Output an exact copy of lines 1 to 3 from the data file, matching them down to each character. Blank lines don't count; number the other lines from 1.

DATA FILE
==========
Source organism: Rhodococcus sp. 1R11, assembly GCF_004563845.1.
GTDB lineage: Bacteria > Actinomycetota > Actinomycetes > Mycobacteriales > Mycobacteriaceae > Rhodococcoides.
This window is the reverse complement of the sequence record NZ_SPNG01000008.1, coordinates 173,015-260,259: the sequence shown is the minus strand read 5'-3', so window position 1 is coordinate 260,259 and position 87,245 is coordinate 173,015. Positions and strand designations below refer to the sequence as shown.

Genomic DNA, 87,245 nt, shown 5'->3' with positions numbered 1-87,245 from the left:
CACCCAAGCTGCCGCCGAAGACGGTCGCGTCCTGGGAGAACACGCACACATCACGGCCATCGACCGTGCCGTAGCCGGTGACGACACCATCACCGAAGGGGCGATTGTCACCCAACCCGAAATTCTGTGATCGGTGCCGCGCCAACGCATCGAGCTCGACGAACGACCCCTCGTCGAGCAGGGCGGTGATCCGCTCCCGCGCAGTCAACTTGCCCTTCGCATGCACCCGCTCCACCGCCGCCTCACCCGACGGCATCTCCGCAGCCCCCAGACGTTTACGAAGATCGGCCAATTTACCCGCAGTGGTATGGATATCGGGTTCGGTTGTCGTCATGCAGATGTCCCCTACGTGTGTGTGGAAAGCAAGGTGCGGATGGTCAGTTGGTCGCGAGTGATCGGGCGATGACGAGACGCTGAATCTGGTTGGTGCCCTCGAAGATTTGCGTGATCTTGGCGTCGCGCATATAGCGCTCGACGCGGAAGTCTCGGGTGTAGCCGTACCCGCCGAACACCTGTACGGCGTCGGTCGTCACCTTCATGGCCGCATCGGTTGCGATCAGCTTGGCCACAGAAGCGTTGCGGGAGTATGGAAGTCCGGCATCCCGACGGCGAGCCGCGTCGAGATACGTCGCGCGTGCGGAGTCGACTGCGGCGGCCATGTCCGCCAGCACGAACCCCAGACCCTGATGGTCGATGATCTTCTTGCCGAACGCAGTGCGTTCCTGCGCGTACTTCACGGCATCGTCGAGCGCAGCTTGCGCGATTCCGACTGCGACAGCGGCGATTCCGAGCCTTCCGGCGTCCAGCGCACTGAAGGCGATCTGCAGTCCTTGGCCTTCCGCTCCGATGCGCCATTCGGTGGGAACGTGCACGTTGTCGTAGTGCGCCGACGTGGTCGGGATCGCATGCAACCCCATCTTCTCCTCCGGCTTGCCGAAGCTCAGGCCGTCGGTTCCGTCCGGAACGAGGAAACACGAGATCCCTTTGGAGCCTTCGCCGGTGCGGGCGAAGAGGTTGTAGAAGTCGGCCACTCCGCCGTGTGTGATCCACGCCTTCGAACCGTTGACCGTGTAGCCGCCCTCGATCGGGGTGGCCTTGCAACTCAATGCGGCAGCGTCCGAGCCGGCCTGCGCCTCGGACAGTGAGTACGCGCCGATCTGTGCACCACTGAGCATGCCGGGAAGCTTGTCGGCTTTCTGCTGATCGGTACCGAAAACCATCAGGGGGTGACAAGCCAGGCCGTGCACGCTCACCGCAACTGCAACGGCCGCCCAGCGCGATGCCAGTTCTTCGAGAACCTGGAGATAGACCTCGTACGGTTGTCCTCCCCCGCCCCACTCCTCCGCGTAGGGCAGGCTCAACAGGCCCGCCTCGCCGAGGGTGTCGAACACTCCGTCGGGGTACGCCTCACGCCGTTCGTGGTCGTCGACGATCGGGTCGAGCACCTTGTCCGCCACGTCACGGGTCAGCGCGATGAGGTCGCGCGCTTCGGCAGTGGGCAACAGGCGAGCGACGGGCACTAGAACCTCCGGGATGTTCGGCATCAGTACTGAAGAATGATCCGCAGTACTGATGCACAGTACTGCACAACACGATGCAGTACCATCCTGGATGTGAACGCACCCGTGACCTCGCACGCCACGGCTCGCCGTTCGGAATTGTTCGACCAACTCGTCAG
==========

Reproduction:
Source organism: Rhodococcus sp. 1R11, assembly GCF_004563845.1.
GTDB lineage: Bacteria > Actinomycetota > Actinomycetes > Mycobacteriales > Mycobacteriaceae > Rhodococcoides.
This window is the reverse complement of the sequence record NZ_SPNG01000008.1, coordinates 173,015-260,259: the sequence shown is the minus strand read 5'-3', so window position 1 is coordinate 260,259 and position 87,245 is coordinate 173,015. Positions and strand designations below refer to the sequence as shown.